• MSTest only checks that the exception is exactly of the given type; it has no mechanism for checking assignability.
  • NUnit checks for exact type equality with Throws.TypeOf and checks for assignability with Throws.InstanceOf. However, NUnit does not support asynchronous exception checking.
  • XUnit checks for exact type equality with Throws and for assignability with ThrowsAny.
  • FluentAssertions checks for exact type equality with ThrowsExactly and checks for assignability with Throws.
  • Shouldly checks for assignability on methods with the generic type parameter and for exact type equality in methods that take a type reference. In other words, there is no way to specify your preferred behavior.

Also, Shouldly has a problem with its error message in the asynchronous case. The details of the test cases follow.

  • Assert a synchronous delegate throws an exception exactly of a static type. Only Shouldly fails.
  • Assert a synchronous delegate throws an exception exactly of a type reference. Only MSTest and Fluent fail.
  • Assert a synchronous delegate throws an exception assignable to a static type. Only MSTest fails.
  • Assert a synchronous delegate throws an exception assignable to a type reference. Only NUnit passes.
  • Assert an asynchronous delegate throws an exception exactly of a static type. Only NUnit and Shouldly fail.
  • Assert an asynchronous delegate throws an exception exactly of a type reference. Only MSTest and Fluent fail.
  • Assert an asynchronous delegate throws an exception assignable to a static type. Only MSTest and NUnit fail.
  • Assert an asynchronous delegate throws an exception assignable to a type reference. All frameworks fail.

These are the exception scores:

  1. XUnit 6/8
  2. Fluent 4/8
  3. Shouldly 4/8
  4. NUnit 4/8
  5. MSTest 2/8

We have one more type of test to consider in this post.

Assert on String Comparisons

I considered 18 cases here.

  • String contains. All pass.
  • String not contains. Only MSTest fails.
  • String starts with. All pass.
  • String not starts with. Only MSTest and XUnit fail.
  • String ends with. All pass.
  • String not ends with. Only MSTest and XUnit fail.
  • String matches regex pattern. Only MSTest fails.
  • String not matches regex pattern. Only MSTest fails.
  • String matches regex object. Only MSTest and XUnit pass.
  • String not matches regex object. Only MSTest and XUnit pass.
  • String contains case insensitive. Only MSTest fails.
  • String not contains case insensitive. Only MSTest fails.
  • String starts with case insensitive. Only MSTest fails.
  • String not starts with case insensitive. Only MSTest and XUnit fail.
  • String ends with case insensitive. Only MSTest fails.
  • String not ends with case insensitive. Only MSTest and XUnit fail.
  • String equality case insensitive. Only MSTest fails.
  • String inequality case insensitive. Only NUnit and XUnit pass.

A few notes follow.

  • The default comparison is case-sensitive in all frameworks except Shouldly. ShouldBe defaults to case-sensitive, but the StartsWith, EndsWith and the like default to case-insensitive.
  • MSTest and XUnit support most positive assertions but very few negative assertions.
  • Shouldly’s errors do not mention the case-insensitivity of the comparison on ShouldStartWith, ShouldNotStartWith, ShouldEndWith,  andShouldNotEndWith.

The scores are, therefore:

  1. NUnit: 16/18
  2. FluentAssertions: 15/18
  3. Shouldly: 15/18
  4. XUnit: 14/18
  5. MSTest: 5/18

Error Messages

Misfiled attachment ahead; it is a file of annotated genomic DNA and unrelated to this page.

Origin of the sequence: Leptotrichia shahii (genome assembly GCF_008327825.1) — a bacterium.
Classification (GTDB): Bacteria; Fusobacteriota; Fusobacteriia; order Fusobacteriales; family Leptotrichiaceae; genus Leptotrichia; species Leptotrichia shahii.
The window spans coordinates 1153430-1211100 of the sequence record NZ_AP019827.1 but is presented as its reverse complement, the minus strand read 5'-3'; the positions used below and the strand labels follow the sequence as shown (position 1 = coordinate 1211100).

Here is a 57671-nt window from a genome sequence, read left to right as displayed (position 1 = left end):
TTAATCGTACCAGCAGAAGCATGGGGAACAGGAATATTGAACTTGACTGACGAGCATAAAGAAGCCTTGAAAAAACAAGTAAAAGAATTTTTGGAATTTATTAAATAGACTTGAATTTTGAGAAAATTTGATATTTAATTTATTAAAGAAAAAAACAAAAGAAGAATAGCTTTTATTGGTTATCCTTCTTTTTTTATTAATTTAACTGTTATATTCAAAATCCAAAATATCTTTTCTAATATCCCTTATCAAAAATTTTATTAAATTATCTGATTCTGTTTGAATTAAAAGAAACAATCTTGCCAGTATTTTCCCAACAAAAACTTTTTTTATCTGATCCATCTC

MSTest gets points for taking format string arguments in every single one of its method overloads. XUnit loses points for not taking a user-defined message of any type in any assert other than Assert.True and Assert.False.

Shouldly and FluentAssertions both have a useful feature: the exception thrown will contain the text of the variable or expression upon which the extension method was called. So, for example, in Fluent, if the assertion actualValue.Should().Be(expectedValue); fails, the message will be “Expected actualValue to be 3, but found 4.” or the like. Note the name of the variable in your caller code, actualValue, is copied to the exception message. This is very powerful and allows much easier and quicker debugging. In case the reader is curious, both frameworks achieve this by generating a stack trace, then loading the text of your file from disk using the path it finds in the stack trace.

Shouldly’s messages are the most useful, despite the bug in async exception handling. Fluent’s are also nice, but it attempts to weave the entire message into a single line of English prose, which requires the user to parse a sentence instead of being easily able to see the interesting quantities at a glance.

FluentAssertions has another nice feature–it attempts to detect the test framework you are running and to throw the exception type that framework is expecting. So, for example, if it detects NUnit, it will throw NUnit.Framework.AssertionException. This is because each test framework detects its own assertion exception type and displays the message for it a little more cleanly than it displays a vanilla exception. The framework is even configurable. However, while the feature seems like a nice touch, I have never found myself missing it in Shouldly, so I do not award extra points for it. My Error Message scores stand as follows.

  1. Shouldly: 9/10
  2. Fluent: 8/10
  3. MSTest: 6/10
  4. NUnit: 5/10
  5. XUnit: 3/10

Ease of Use

NUnit is the loser here. When your framework forces you to write something like Is.Not.EqualTo(3.14).Within(1.5).Percent and that’s just one argument in your method call, most people will long since have done the calculations themselves and asserted on a boolean rather than try to decipher your syntax.

MSTest loses a small amount of points for having separate StringAssert and CollectionAssert classes that most people are probably not even aware of. Don’t make me hunt far and wide for basic functionality, and if you do make me hunt for it, I had better find a gold mine when I get there, not the bare minimum.

XUnit, despite not supporting the breadth of assertions that I would like, at least wins points for having everything under a single Assert class, though it seems to value terseness at the expense of capturing useful information.

Shouldly is similar to Fluent here, but loses points for its biggest sin: cluttering up the intellisense on every single object you want to dereference. Fluent avoids this by having a single Should() extension and making its various assertions extend off of that.

  1. Fluent: 10/10
  2. Shouldly: 8/10
  3. XUnit: 6/10
  4. MSTest: 4/10
  5. NUnit: 2/10

Summary

I’ll cover extensibility and finish up breadth of assertions next time, including assertions that are unique to each framework, plus asserting on collections. The scores so far stand thusly.

  1. Fluent: 88.5%
  2. Shouldly: 84.5%
  3. Xunit: 53.6%
  4. NUnit: 53.0%
  5. MSTest: 45.5%